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Central Otago’s Pinot Noir Has Come Of Age

Central Otago winegrowers believe their region, following 25 years of intensive viticulture, has “come of age.”

This month they’re hosting an influential group of French winegrowers from Burgundy and will demonstrate to them their knowledge, skill and passion for growing the Pinot Noir grape.

The Climats of Burgundy delegation, spearheaded by one of the world’s most respected winegrowers, Aubert de Villaine of Domaine de la Romanée-Conti, is presenting a case to our government to support a nomination for their Burgundy region to be listed as a UNESCO World Heritage Site.

The Central Otago Winegrowers Association supports the nomination because it’s learned from and adopted many aspects of the Burgundian winegrowing model. The delegation’s visit will endorse Central Otago’s burgeoning reputation as an international producer of quality Pinot Noir.

The delegation, following a meeting with government leaders in Wellington on January 27, will fly to Queenstown for five days of education and exchange with local winegrowers and culminating in the Central Otago Pinot Noir Celebration 2014.

Wanaka winegrower, Nick Mills, organiser of the visit, says the five days will be a sharing of two cultures and will include a winegrowers’ Q and A seminar, a masterclass tasting for growers, specialist wine media and collectors, a grand tasting where Central Otago winegrowers present their 2012 Pinot Noir vintage and a formal tasting and discussion of six wines sent by the Climats of Burgundy delegation.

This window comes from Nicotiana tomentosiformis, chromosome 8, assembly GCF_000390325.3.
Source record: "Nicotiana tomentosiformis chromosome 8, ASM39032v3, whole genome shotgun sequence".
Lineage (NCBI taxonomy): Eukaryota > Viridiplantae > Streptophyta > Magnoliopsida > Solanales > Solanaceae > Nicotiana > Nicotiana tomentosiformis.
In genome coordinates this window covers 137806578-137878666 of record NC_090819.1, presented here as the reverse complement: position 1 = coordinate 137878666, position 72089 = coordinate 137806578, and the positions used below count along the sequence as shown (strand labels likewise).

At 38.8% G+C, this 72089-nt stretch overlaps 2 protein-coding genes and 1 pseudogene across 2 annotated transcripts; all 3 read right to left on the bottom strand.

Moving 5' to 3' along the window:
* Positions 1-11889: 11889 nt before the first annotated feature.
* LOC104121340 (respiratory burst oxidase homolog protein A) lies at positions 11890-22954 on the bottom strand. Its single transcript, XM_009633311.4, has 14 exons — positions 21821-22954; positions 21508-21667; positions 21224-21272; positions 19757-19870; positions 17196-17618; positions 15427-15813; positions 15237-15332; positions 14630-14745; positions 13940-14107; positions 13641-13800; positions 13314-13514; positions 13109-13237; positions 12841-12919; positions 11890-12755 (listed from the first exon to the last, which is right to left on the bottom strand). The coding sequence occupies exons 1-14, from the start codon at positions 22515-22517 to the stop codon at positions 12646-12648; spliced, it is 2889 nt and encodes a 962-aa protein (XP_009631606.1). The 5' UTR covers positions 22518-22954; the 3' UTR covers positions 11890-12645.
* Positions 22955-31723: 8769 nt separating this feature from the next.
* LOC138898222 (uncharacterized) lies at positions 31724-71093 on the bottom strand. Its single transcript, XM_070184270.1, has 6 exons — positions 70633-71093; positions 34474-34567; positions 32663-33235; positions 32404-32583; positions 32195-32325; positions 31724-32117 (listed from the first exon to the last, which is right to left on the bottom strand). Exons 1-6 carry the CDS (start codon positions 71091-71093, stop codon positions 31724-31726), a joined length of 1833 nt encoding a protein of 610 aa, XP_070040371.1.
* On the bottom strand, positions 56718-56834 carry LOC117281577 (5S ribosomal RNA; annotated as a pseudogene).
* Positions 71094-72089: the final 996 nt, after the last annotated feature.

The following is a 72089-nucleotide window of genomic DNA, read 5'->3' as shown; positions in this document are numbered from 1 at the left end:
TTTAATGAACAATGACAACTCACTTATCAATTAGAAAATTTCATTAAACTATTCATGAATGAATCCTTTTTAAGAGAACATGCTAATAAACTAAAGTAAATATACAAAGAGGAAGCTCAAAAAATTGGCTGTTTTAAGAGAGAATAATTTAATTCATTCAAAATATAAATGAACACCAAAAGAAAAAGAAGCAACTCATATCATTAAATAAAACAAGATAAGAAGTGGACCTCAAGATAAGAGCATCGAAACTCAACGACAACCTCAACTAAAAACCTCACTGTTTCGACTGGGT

Interspersed will be lunches at a range of wineries and restaurants, a Grand Dinner and charity auction at Skyline Restaurant and an opportunity to visit Central Otago tourist locations, the Fiordland World Heritage Area and the Otago Polytechnic’s Cromwell campus, which is the region’s viticultural institute.

Aubert de Villaine will also share with delegates the importance of Burgundy achieving UNESCO World Heritage status, the benefits to New Zealand and the reaction from government leaders.

Nick Mills explains there’s been a long and important connection between Burgundy and Central Otago which has seen about 40 interns – the next generation of winemakers from Burgundy – study here and return to France with fresh and progressive ideas.

“An educational and cultural exchange was established in 2006 and, through the joint exchanges, the two regions have shared tradition and experience,” he says. “Both regions have clearly benefited from this relationship.”

The chair of the Central Otago Pinot Noir Celebration 2014, Jen Parr, believes that sharing cultures coupled with 25 years of Pinot Noir output and creativity has helped foster a very real “sense of place” in Central Otago’s wine. “The coming of age in the glass means we’re moving from a Pinot Noir dominated by fruit exuberance to a wine that also has maturity, structure and texture to it,” she says.

“The greater understanding of our unique climate and our vineyards gained from increased knowledge and experience over this period has helped Central Otago achieve great consistency of character and quality in our wines. These views will be discussed at the four day celebration and shared with the Burgundian delegation.”

The 10th Central Otago Pinot Noir Celebration is a special time to share this achievement she says.


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